Pearls from 3/23/21 Medicine LEADS

The March 23, 2021 session of Duke Medicine LEADS featured Stephen Telloni, MD, and Noppon Setji, MD, presenting, "Where There's Smoke, Is There Fire? Two Systems-Based Approaches to Identifying Safety Issues and Improving Quality of Care at Duke."

Here are pearls and takeaways from the session:

  1. The Safety Reporting System (SRS) via RL6 software provides a centralized location for reporting concerns. It is also peer-protected, confidential, and HIPAA-compliant. It allows for a non-punitive approach to safety reporting and error identification and it assists leadership to in identifying trends/patterns and opportunities for process improvement. 
  2. Any given safety event may fall into one of the following categories. A single safety event may result in a radical change with health system-wide impacts. Alternatively, it may result in a small local change. It may also not be significant from a system standpoint. Finally, and perhaps most tellingly, it may be one of many events that provide a signal for a trend that could have significant impact on the health system. 
  3. The vast majority of doctors have no professionalism issues and are in fact models of professionalism themselves. Single isolated incidents results in a peer meeting, a "cup of coffee," as a means of informal intervention. If a pattern appears to be emerging there is an awareness intervention, where this emerging pattern is discussed with the person in concern. Following this, if a pattern persists, authority intervention and disciplinary interventions are considered.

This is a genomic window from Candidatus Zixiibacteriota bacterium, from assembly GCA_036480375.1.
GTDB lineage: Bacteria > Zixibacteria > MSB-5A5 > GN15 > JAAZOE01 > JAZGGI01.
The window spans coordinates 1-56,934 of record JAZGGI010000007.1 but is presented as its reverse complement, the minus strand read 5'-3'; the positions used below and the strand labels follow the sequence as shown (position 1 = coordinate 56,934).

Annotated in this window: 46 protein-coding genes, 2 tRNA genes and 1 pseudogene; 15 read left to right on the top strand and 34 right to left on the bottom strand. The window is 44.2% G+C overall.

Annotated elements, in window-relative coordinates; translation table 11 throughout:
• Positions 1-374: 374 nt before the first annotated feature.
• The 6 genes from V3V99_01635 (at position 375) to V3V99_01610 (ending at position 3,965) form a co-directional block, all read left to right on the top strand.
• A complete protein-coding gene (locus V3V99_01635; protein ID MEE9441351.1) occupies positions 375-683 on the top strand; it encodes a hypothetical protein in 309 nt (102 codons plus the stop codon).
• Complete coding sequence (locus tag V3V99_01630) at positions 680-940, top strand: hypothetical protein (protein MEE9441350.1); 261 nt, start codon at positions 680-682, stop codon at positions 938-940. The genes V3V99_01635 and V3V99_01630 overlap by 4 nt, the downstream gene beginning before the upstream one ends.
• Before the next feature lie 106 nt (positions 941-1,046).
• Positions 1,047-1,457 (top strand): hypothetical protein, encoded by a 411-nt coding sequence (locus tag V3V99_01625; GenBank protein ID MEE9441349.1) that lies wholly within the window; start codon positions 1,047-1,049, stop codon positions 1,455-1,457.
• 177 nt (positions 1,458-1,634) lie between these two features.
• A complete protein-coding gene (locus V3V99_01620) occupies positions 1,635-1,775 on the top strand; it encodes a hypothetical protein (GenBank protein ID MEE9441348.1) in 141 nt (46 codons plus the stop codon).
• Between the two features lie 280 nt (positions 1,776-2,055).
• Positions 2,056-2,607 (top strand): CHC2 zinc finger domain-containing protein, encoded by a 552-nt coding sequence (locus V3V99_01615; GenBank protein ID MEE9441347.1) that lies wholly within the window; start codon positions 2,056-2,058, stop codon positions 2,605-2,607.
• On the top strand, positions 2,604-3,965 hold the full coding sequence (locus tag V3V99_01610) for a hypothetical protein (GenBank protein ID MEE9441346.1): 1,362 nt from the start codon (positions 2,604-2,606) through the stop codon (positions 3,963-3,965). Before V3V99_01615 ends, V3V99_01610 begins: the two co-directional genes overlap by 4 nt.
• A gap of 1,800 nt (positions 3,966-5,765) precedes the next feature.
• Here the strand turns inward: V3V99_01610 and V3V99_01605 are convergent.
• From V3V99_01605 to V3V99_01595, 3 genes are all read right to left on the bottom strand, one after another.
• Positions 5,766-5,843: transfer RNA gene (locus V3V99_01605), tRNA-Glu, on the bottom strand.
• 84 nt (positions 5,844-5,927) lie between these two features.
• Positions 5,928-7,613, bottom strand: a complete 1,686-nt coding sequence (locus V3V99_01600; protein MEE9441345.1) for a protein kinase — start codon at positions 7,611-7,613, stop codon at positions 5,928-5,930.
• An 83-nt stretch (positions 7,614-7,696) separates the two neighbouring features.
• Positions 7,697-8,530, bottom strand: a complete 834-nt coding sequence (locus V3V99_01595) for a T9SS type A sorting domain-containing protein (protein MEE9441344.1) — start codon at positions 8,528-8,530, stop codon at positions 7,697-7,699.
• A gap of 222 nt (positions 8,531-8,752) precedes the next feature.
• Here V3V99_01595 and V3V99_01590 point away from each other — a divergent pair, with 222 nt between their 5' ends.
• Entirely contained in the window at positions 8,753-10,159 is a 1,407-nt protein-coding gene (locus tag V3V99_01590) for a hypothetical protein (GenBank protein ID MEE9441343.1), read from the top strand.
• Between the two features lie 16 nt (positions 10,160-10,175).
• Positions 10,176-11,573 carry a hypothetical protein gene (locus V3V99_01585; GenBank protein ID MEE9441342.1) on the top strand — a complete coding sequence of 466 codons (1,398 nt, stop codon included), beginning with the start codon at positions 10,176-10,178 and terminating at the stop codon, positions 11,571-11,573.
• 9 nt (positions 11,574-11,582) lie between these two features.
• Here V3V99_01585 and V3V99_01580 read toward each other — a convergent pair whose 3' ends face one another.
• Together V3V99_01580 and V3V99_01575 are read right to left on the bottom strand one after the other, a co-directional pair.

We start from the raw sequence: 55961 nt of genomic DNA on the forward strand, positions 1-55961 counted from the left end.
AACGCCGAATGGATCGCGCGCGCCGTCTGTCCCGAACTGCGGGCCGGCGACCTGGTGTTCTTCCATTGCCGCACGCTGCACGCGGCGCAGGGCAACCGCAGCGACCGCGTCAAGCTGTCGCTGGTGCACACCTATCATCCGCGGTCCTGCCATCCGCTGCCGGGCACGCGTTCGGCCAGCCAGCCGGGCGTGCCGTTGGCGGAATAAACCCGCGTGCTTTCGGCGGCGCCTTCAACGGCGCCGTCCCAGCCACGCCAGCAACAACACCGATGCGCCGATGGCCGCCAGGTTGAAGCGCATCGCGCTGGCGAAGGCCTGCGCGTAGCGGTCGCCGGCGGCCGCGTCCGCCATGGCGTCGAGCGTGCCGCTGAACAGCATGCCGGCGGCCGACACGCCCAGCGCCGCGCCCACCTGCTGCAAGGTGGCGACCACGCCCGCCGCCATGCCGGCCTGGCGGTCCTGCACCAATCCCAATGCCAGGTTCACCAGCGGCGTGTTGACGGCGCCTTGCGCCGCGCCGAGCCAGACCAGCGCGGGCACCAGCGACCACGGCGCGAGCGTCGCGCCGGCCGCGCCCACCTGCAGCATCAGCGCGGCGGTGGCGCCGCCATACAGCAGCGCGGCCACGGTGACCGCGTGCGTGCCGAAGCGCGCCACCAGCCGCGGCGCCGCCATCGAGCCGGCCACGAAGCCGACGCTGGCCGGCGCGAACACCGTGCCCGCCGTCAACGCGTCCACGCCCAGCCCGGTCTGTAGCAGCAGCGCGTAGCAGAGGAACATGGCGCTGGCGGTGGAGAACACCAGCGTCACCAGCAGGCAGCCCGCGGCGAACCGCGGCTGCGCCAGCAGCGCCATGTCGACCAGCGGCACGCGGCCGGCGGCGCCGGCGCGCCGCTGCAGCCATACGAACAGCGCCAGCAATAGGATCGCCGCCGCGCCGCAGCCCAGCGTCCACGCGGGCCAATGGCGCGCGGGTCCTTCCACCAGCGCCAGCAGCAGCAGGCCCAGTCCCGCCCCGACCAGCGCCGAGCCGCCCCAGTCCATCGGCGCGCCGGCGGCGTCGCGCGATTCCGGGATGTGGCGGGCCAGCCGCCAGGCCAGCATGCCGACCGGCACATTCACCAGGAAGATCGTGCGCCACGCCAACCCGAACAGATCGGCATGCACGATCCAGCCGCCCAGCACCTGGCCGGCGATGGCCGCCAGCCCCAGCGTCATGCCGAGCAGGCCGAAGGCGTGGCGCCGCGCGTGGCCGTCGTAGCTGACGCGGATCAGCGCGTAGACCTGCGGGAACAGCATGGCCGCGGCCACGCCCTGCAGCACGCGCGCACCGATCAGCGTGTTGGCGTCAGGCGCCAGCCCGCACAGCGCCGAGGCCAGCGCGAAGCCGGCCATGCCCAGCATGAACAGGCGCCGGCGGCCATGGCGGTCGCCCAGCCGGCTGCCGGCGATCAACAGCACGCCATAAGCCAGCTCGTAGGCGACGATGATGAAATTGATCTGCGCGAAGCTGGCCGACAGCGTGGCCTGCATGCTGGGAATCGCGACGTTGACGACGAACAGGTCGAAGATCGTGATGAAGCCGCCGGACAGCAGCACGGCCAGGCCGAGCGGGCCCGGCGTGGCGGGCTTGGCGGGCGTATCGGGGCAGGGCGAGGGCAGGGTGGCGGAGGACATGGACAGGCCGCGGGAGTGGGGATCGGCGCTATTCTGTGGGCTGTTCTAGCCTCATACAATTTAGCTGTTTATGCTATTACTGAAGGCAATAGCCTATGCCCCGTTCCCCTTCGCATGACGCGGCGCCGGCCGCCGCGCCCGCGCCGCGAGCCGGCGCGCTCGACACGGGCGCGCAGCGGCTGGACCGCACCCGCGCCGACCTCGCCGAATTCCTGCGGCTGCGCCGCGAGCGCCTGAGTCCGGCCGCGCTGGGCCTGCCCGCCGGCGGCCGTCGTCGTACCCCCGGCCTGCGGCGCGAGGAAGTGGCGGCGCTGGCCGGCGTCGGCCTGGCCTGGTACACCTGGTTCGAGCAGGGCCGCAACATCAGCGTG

4. There is some concern that mortality reviews tend to be a "black box." The difficulty in communicating findings of mortality reviews largely lies in concerns related to peer review protection. In many instances, the language has to be modified and the case examples made so generic that the lessons are difficult to glean. Instead, the mortality review team meets regularly with key stakeholders across the health system on a regular basis to convey lessons learned. 
  5. There have been many improvements that have resulted from safety and mortality reviews including our first call paging system, IV access escalation algorithm, and outpatient lab ordering system, to name a few.

Watch the recorded session

Duke Medicine Learning, Education, and Discussion Series (LEADS) takes place each Tuesday at 12 p.m. Learn more and see schedule of upcoming sessions.